• Search Google Scholar
    • Export Citation
  • 10.

    Fang W, Chen F, Liu H-K, Yang Q, Yang L, 2014. Comparison between albendazole and triclabendazole against Fasciola gigantica in human. Zhongguo Xue Xi Chong Bing Fang Zhi Za Zhi 26: 106108.

    • Search Google Scholar
    • Export Citation
  • 11.

    Abdel-Hafeez EH, Ahmad AK, Ali BA, Moslam FA, 2012. Opportunistic parasites among immunosuppressed children in Minia District, Egypt. Korean J Parasitol 50: 5762.

    • Search Google Scholar
    • Export Citation
  • 12.

    Abdel-Aziz NM, 1993. Incidence and Public Health Importance of Fascioliasis in Slaughtered Animals in Assiut Province, M.Sc. Thesis, Faculty of Veterinary Medicine, Assiut University, Egypt.

    • Search Google Scholar
    • Export Citation
  • 13.

    Arafa MI, Fouad IA, 2008. Studies on some internal parasites of goats in assiut governorate especially which affecting liver. Assiut Univ Bull Environ Res 11: 5773.

    • Search Google Scholar
    • Export Citation
  • 14.

    Mas-Coma MS, Esteban JG, Bargues MD, 1999. Epidemiology of human fascioliasis: a review and proposed new classification. Bull World Health Organ 77: 340346.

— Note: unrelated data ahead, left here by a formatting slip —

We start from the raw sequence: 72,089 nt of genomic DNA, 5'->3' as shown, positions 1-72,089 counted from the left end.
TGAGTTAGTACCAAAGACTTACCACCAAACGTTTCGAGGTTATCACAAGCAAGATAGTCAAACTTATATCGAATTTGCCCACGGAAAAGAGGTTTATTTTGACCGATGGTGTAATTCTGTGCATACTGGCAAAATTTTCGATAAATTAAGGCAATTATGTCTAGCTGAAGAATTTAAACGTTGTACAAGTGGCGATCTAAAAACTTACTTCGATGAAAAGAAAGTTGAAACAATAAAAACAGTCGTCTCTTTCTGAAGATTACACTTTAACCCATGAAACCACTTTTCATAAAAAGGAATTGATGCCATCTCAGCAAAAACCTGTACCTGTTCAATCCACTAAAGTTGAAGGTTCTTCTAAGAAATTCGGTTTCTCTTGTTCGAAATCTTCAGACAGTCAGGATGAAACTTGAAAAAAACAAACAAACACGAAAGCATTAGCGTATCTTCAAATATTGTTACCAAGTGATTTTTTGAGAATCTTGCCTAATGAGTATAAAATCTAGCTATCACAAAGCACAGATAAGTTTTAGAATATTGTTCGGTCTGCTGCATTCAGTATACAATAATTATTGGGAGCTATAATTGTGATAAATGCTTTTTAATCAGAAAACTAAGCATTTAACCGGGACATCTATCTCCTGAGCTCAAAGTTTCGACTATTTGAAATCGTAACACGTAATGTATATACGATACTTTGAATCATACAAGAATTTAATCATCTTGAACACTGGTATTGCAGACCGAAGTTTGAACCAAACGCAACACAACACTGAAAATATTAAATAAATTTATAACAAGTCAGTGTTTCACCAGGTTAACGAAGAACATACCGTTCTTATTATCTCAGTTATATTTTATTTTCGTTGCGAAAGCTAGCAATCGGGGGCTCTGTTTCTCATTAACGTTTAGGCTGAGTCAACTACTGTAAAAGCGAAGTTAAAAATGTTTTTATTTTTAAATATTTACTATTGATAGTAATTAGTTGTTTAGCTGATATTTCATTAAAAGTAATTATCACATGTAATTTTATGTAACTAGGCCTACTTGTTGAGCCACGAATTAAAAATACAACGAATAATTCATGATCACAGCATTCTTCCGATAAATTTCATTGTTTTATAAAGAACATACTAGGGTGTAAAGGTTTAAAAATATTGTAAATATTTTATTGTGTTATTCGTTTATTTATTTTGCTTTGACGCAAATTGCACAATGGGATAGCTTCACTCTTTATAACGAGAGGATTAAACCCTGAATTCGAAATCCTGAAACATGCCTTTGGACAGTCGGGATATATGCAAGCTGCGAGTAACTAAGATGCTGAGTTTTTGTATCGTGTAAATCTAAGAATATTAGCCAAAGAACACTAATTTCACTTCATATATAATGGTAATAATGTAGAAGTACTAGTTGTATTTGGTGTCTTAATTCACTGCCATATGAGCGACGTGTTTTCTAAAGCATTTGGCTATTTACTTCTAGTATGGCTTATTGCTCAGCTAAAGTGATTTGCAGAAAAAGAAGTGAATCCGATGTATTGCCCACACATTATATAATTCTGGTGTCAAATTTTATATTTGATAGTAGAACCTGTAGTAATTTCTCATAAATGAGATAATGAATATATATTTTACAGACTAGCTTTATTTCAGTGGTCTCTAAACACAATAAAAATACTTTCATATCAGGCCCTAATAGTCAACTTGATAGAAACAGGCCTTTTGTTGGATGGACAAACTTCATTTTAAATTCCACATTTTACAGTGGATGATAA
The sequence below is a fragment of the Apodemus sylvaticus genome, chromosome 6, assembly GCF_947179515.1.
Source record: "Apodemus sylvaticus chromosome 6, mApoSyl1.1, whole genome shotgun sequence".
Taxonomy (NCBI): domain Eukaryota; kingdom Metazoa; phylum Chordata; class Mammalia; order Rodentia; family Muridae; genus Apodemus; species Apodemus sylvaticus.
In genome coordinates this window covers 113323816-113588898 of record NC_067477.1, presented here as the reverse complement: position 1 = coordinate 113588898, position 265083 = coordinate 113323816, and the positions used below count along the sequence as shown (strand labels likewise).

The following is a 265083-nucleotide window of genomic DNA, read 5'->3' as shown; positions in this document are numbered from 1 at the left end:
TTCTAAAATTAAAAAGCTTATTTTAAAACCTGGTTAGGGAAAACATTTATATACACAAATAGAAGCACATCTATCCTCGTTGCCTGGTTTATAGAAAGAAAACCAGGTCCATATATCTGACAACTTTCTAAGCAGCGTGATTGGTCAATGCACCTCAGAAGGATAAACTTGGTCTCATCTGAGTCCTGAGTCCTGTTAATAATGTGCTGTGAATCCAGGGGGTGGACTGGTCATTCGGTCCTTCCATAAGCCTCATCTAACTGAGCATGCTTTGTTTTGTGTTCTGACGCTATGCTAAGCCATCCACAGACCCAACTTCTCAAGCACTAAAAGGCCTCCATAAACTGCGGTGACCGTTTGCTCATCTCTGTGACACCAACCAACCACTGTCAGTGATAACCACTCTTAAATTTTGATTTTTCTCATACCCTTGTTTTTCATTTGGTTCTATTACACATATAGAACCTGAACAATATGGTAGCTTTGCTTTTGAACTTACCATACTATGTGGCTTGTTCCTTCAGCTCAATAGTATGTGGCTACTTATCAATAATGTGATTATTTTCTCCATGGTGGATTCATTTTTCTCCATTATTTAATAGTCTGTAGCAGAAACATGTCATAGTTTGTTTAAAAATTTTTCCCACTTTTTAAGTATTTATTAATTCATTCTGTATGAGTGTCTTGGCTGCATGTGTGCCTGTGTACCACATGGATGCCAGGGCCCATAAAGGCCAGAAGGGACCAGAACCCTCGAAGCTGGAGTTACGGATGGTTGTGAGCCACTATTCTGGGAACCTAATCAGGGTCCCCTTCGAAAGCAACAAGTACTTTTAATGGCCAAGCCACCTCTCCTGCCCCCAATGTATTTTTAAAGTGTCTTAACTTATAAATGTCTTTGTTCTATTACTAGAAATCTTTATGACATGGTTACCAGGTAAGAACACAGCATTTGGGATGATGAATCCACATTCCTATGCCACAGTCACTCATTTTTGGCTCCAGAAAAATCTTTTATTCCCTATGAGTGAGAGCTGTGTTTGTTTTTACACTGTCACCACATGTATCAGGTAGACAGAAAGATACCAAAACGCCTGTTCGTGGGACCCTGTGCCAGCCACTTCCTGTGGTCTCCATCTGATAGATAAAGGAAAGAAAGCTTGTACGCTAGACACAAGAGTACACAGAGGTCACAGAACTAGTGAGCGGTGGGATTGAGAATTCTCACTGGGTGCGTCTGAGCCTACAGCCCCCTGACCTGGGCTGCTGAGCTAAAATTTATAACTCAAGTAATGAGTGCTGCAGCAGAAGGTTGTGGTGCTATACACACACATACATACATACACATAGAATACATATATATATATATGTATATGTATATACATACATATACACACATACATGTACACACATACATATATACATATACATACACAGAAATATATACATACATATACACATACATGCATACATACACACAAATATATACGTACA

• Search Google Scholar
    • Export Citation
  • 15.

    Esteban JG, Gonzalez C, Curtale F, Muñoz-Antoli C, Valero MA, Bargues MD, El Sayed M, El Wakeel AAEW, Abdel-Wahab Y, Montresor A, Engels D, Savioli L, Mas-Coma S, 2003. Hyperendemic fascioliasis associated with schistosomiasis in villages in the Nile Delta of Egypt. Am J Trop Med Hyg 69: 429437.

    • Search Google Scholar
    • Export Citation
  • 16.

    Youssef AI, Uga S, 2014. Review of parasitic zoonoses in Egypt. Trop Med Health 42: 314.

  • 17.

    El-Khoby T, Galal N, Fenwick A, Barakat R, El-Hawey A, Nooman Z, Habib M, Abdel-Wahab F, Gabr NS, Hammam HM, Hussein MH, Mikhail NNH, Cline BL, Strickland GT, 2000. The epidemiology of schistosomiasis in Egypt: summary findings in nine governorates. Am J Trop Med Hyg 62: 8899.

    • Search Google Scholar
    • Export Citation
  • 18.

    Barakat RMR, 2013. Epidemiology of schistosomiasis in Egypt: travel through time review. J Adv Res 4: 425432.

  • 19.

    Trent SC, 1963. Reevaluation of World War II veterans with filariasis acquired in the South Pacific. Am J Trop Med Hyg 12: 877887.

  • 20.

    Marcos LA, Tagle M, Terashima A, Bussalleu A, Ramirez C, Carrasco C, Valdez L, Huerta-Mercado J, Freedman DO, Vinetz JM, Gotuzzo E, 2008. Natural history, clinicoradiologic correlates, and response to triclabendazole in acute massive fascioliasis. Am J Trop Med Hyg 78: 222227.